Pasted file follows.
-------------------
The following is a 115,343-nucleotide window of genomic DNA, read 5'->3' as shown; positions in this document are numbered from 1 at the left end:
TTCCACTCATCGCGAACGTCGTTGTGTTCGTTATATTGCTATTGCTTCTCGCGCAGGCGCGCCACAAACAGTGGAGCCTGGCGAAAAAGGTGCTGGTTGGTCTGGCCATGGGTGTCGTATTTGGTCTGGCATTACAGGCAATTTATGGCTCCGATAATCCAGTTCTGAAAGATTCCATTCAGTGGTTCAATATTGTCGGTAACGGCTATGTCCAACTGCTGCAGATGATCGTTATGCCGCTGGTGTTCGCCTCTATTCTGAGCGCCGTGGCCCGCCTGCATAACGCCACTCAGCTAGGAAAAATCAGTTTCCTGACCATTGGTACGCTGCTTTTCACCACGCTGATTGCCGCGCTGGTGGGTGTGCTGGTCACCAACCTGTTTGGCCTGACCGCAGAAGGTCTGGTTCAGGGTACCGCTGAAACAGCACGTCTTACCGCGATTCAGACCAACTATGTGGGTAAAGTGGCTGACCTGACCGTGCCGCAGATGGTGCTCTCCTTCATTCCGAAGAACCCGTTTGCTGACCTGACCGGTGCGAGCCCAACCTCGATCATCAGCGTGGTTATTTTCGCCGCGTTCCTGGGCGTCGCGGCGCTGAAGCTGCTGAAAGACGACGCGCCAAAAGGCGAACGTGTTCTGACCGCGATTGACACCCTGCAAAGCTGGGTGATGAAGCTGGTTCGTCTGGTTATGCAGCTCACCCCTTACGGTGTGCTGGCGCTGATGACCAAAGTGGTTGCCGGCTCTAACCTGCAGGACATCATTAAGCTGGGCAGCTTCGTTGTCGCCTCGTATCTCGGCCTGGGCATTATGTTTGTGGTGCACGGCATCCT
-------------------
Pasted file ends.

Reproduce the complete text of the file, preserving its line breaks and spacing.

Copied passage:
The following is a 115,343-nucleotide window of genomic DNA, read 5'->3' as shown; positions in this document are numbered from 1 at the left end:
TTCCACTCATCGCGAACGTCGTTGTGTTCGTTATATTGCTATTGCTTCTCGCGCAGGCGCGCCACAAACAGTGGAGCCTGGCGAAAAAGGTGCTGGTTGGTCTGGCCATGGGTGTCGTATTTGGTCTGGCATTACAGGCAATTTATGGCTCCGATAATCCAGTTCTGAAAGATTCCATTCAGTGGTTCAATATTGTCGGTAACGGCTATGTCCAACTGCTGCAGATGATCGTTATGCCGCTGGTGTTCGCCTCTATTCTGAGCGCCGTGGCCCGCCTGCATAACGCCACTCAGCTAGGAAAAATCAGTTTCCTGACCATTGGTACGCTGCTTTTCACCACGCTGATTGCCGCGCTGGTGGGTGTGCTGGTCACCAACCTGTTTGGCCTGACCGCAGAAGGTCTGGTTCAGGGTACCGCTGAAACAGCACGTCTTACCGCGATTCAGACCAACTATGTGGGTAAAGTGGCTGACCTGACCGTGCCGCAGATGGTGCTCTCCTTCATTCCGAAGAACCCGTTTGCTGACCTGACCGGTGCGAGCCCAACCTCGATCATCAGCGTGGTTATTTTCGCCGCGTTCCTGGGCGTCGCGGCGCTGAAGCTGCTGAAAGACGACGCGCCAAAAGGCGAACGTGTTCTGACCGCGATTGACACCCTGCAAAGCTGGGTGATGAAGCTGGTTCGTCTGGTTATGCAGCTCACCCCTTACGGTGTGCTGGCGCTGATGACCAAAGTGGTTGCCGGCTCTAACCTGCAGGACATCATTAAGCTGGGCAGCTTCGTTGTCGCCTCGTATCTCGGCCTGGGCATTATGTTTGTGGTGCACGGCATCCT